RMI Architects’ redevelopment of Armagh House, a former linen warehouse in Belfast city centre, comprises a street-level cafe and restaurant with contemporary offices on the floors above. The nineteenth-century red brick building, now known as The Weaving Works, is sited on Ormeau Avenue at the edge of the Linen Quarter. Central to the scheme is a visually striking rooftop extension constructed from glulam timber with full-height perimeter glazing and a sheltered terrace.
Interior view of fourth-floor office
The inspiration for the glulam post and column structure arose following research into the existing building, which turned out to be one of the first in Ireland to be built from reinforced concrete, says the architect. “We wanted to expose the structural frame and allow the character of the building to come through as part of the restoration and conversion works.”
Fourth floor roof terrace
The rooftop extension is conceived as a contemporary, sustainable and lightweight structure that complements the historic character of the building. Working with the existing structural grid and rhomboid shaped floor plan, the steel head and foot details were designed in conjunction with the structural engineer and glulam supplier. The grid is maintained, but with fewer columns due to the reduced loads placed on the top floor. An unbroken horizontal band of glazing is woven through the timber columns, enclosing three sides of the plan and revealing panoramic views of the city.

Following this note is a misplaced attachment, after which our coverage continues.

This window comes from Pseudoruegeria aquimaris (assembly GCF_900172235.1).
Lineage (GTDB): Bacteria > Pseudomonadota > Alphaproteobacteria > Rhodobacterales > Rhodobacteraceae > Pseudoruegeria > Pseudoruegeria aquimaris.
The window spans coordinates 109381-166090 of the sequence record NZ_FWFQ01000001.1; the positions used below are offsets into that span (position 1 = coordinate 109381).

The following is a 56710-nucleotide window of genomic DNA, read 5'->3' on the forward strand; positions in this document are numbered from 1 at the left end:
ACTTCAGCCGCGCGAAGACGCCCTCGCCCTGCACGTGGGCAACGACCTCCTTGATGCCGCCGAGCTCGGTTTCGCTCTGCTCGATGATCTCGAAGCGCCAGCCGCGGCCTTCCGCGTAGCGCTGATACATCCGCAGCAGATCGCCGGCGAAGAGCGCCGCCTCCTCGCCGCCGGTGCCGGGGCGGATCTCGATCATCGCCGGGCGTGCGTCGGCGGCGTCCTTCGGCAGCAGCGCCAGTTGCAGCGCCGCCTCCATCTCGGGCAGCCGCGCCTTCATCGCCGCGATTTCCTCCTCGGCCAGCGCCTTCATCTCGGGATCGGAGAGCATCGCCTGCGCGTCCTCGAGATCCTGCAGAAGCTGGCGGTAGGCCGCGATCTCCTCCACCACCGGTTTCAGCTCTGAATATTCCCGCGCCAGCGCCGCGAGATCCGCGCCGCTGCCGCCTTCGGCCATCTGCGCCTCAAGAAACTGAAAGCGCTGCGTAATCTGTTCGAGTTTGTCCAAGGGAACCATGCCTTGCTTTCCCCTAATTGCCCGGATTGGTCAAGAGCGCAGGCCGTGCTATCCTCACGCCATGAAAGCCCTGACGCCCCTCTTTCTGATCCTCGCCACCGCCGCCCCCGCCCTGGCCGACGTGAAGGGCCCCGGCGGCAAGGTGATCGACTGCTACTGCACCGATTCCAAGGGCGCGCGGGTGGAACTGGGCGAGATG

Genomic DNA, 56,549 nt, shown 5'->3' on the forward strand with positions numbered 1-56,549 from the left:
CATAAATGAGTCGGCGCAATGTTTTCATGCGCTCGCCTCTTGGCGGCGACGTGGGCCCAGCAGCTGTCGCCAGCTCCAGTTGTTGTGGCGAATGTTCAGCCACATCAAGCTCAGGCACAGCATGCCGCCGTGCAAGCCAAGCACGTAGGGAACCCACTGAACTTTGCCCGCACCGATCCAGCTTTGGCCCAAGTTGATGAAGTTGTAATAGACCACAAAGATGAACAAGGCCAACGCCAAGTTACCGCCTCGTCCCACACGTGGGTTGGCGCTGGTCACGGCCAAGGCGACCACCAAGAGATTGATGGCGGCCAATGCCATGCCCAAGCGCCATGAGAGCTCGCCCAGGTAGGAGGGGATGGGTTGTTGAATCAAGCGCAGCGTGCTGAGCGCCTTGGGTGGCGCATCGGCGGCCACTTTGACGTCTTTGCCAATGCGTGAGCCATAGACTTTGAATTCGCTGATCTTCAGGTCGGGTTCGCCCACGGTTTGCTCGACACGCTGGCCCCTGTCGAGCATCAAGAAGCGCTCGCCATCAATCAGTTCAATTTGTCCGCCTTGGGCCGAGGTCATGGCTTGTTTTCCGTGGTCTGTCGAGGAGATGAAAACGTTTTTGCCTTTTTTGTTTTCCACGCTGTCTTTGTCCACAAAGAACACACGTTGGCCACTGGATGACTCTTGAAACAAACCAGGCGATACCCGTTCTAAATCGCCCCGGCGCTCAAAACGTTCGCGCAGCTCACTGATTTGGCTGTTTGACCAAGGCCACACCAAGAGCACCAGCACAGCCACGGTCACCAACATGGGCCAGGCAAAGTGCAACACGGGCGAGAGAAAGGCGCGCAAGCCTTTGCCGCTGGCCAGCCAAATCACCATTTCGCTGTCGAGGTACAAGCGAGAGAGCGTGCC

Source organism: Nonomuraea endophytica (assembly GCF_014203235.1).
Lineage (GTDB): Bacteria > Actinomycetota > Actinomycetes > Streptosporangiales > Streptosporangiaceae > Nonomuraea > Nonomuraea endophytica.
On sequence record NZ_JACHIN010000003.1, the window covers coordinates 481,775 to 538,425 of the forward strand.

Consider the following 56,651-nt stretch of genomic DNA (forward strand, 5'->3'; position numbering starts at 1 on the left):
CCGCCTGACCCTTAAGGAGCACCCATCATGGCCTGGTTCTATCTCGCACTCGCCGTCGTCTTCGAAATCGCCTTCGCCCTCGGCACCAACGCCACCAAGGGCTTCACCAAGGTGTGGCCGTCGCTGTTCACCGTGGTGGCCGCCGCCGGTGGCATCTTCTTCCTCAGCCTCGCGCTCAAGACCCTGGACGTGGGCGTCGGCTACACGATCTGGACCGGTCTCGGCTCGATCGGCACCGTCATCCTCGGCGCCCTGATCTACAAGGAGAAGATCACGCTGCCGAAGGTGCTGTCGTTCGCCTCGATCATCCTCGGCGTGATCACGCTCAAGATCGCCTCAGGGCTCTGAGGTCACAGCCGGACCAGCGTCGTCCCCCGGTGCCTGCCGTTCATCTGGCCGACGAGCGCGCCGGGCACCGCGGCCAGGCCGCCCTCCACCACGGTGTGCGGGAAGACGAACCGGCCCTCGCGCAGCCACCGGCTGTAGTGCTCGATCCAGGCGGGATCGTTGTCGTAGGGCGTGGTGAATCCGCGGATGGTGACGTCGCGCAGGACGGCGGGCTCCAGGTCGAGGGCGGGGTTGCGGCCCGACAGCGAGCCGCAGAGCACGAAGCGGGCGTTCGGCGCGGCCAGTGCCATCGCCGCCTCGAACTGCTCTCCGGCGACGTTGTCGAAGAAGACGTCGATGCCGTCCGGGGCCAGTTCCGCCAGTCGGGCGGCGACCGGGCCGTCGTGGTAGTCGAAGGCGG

Plan and section with exploded axonometric drawings showing column fixing detail at parapet level
Full-height curved sections of glazing echo the masonry corner conditions on the lower floors. Large sliding doors open onto a south-facing terrace. A generous overhang roof overhang mitigates glare and solar gain in the offices. The glulam-based roof top extension is believed to be the first of its kind in the city, if not in Ireland, says the architect.
Aerial view. The original nineteenth-century building is located on the edge of Belfast’s Linen Quarter